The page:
Ian Herbert: Peter Moores must go. He should never have been brought back to fail again

    Moores must go. He should never have been brought back to fail again

    The England coach leaves players to find solutions - which makes you wonder where he adds value, says Ian Herbert
    War with Isis: Fears that the looming battle for Mosul will unleash 'a million refugees'

    The battle for Mosul will unleash 'a million refugees'

    Aid agencies prepare for vast exodus following planned Iraqi offensive against the Isis-held city, reports Patrick Cockburn
    Yvette Cooper: We can't lose the election. There's too much on the line

    Yvette Cooper: We can't lose the election. There's too much on the line

    The shadow Home Secretary on fighting radical Islam, protecting children, and why anyone in Labour who's thinking beyond May must 'sort themselves out'
    A bad week for the Greens: Leader Natalie Bennett's 'car crash' radio interview is followed by Brighton council's failure to set a budget due to infighting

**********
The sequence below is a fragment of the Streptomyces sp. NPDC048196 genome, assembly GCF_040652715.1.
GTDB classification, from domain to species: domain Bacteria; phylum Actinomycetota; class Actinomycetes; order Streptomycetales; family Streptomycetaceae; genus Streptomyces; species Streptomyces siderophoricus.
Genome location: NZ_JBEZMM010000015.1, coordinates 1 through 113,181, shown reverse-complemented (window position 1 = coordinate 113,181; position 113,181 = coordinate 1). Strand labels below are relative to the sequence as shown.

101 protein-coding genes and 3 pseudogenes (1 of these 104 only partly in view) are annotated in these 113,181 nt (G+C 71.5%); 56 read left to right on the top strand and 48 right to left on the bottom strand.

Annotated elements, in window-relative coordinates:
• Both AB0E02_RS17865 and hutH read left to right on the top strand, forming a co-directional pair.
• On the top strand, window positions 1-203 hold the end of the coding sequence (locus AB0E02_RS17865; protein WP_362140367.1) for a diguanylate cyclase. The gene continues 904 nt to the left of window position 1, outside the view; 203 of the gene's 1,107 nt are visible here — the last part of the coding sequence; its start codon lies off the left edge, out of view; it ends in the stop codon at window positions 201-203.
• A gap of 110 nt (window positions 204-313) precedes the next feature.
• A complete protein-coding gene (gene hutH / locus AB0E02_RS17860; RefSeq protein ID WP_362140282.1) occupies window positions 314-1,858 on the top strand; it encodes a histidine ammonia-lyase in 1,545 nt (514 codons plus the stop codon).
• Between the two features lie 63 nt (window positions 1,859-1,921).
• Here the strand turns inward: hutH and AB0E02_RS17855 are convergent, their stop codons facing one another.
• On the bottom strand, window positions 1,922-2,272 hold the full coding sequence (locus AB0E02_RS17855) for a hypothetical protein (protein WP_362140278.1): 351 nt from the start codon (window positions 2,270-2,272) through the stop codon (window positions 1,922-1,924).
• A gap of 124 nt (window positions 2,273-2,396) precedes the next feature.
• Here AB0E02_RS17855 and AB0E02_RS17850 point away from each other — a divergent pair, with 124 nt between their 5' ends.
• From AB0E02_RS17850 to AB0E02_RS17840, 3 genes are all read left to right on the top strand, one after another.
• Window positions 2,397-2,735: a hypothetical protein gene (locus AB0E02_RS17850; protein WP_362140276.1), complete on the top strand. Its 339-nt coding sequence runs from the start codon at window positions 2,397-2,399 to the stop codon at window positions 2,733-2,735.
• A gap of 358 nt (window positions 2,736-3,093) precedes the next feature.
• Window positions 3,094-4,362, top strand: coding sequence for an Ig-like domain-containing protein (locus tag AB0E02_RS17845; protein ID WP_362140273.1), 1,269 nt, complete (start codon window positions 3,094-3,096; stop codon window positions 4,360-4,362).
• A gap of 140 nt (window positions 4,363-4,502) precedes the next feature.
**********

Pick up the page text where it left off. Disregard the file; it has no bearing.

It's not easy being Green

    After a bad week in which its leader had a public meltdown and its only city council couldn't agree on a budget vote, what next for the alternative party? It's over to Caroline Lucas to find out
    Gorillas nearly missed: BBC producers didn't want to broadcast Sir David Attenborough's famed Rwandan encounter

    Gorillas nearly missed

    BBC producers didn't want to broadcast Sir David Attenborough's famed Rwandan encounter
    Downton Abbey effect sees impoverished Italian nobles inspired to open their doors to paying guests for up to €650 a night

    The Downton Abbey effect

    Impoverished Italian nobles are opening their doors to paying guests, inspired by the TV drama
    China's wild panda numbers have increased by 17% since 2003, new census reveals

    China's wild panda numbers on the up

    New census reveals 17% since 2003